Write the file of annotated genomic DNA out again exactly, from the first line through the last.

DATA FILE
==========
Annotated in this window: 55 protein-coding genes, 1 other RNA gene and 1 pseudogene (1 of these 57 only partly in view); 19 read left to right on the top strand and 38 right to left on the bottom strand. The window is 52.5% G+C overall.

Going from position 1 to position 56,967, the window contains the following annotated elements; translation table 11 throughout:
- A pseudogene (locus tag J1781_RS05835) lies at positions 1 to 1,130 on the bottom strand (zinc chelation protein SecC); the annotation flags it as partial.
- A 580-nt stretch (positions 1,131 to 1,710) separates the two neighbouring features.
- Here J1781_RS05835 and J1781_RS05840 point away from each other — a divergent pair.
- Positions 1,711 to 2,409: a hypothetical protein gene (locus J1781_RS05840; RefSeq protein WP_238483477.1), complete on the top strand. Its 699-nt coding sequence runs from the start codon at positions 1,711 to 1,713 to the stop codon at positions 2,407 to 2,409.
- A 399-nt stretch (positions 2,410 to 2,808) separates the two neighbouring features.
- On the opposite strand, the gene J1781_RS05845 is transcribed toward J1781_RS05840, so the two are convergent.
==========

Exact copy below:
Annotated in this window: 55 protein-coding genes, 1 other RNA gene and 1 pseudogene (1 of these 57 only partly in view); 19 read left to right on the top strand and 38 right to left on the bottom strand. The window is 52.5% G+C overall.

Going from position 1 to position 56,967, the window contains the following annotated elements; translation table 11 throughout:
- A pseudogene (locus tag J1781_RS05835) lies at positions 1 to 1,130 on the bottom strand (zinc chelation protein SecC); the annotation flags it as partial.
- A 580-nt stretch (positions 1,131 to 1,710) separates the two neighbouring features.
- Here J1781_RS05835 and J1781_RS05840 point away from each other — a divergent pair.
- Positions 1,711 to 2,409: a hypothetical protein gene (locus J1781_RS05840; RefSeq protein WP_238483477.1), complete on the top strand. Its 699-nt coding sequence runs from the start codon at positions 1,711 to 1,713 to the stop codon at positions 2,407 to 2,409.
- A 399-nt stretch (positions 2,410 to 2,808) separates the two neighbouring features.
- On the opposite strand, the gene J1781_RS05845 is transcribed toward J1781_RS05840, so the two are convergent.